The key is finding which lifestyle suits you best: hedonic, eudaimonic, or experiential.
To enable us to read, the brain piggybacks on other cognitive processes.
Why do people own so many unused possessions, treating them as though they are too special to use?
"Theory of mind" enables all people to naturally infer other people's mental states. Psychopaths don't seem to put much effort into the process.
A new study suggests that depressed people may prefer a Leonard Cohen or Bob Dylan song to one from The Beach Boys or One Direction.
For some people, the emotional pull of fictional characters is profoundly strong.
"I suddenly woke up one day and thought, you idiot, you are letting your life fade away, you have got to do something."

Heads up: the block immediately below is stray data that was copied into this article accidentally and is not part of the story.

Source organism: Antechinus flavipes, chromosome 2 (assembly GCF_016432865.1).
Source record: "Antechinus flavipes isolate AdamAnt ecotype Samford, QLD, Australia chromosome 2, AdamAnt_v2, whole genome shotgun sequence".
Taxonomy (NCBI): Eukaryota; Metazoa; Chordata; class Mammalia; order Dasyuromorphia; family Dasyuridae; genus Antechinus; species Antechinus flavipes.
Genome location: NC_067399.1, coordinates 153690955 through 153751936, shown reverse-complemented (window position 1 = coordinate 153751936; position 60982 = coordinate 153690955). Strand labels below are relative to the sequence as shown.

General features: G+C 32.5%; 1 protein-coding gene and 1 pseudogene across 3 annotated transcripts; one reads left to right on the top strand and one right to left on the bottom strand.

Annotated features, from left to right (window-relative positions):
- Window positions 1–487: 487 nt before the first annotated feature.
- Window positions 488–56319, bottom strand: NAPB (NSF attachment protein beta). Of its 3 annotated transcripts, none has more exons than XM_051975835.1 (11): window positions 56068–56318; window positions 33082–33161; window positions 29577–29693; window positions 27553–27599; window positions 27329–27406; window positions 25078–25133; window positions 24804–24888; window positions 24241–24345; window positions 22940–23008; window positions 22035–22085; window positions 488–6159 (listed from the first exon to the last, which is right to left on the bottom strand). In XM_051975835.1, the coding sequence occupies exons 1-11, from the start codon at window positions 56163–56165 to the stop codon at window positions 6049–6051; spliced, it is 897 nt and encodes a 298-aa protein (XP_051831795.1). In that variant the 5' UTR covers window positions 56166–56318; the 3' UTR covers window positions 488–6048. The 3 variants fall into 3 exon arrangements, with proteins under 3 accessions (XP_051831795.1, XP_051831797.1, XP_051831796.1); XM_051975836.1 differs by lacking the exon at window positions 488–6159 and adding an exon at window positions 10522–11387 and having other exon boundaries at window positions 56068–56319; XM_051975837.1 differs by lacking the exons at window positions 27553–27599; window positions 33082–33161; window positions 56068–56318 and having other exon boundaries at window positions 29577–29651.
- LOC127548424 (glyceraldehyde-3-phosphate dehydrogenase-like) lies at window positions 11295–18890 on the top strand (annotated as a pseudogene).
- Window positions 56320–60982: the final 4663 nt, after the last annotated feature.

A new study upends a long-standing theory on how the brain plans motor actions in uncertain environments.
When you unintentionally step on a dog's tail, does it know that it was an accident?
How the brain decides what to store and what to forget.
Our brains did not evolve to shop on Amazon.
Through self-tracking and self-experimentation, we can greatly improve our cognitive capacity.
For nearly two centuries, courts have relied on the subjective "reasonable person standard" to solve legal disputes. Now, science can help.
Justice is not blind to beauty.
The way we imagine and listen to melodies sheds light on imagination.
Fintech companies are using elements of video games to make personal finance more fun. But does it work, and what are the risks?
Playing video games could help you make better decisions about money.
Brain cells snap strands of DNA in many more places and cell types than researchers previously thought.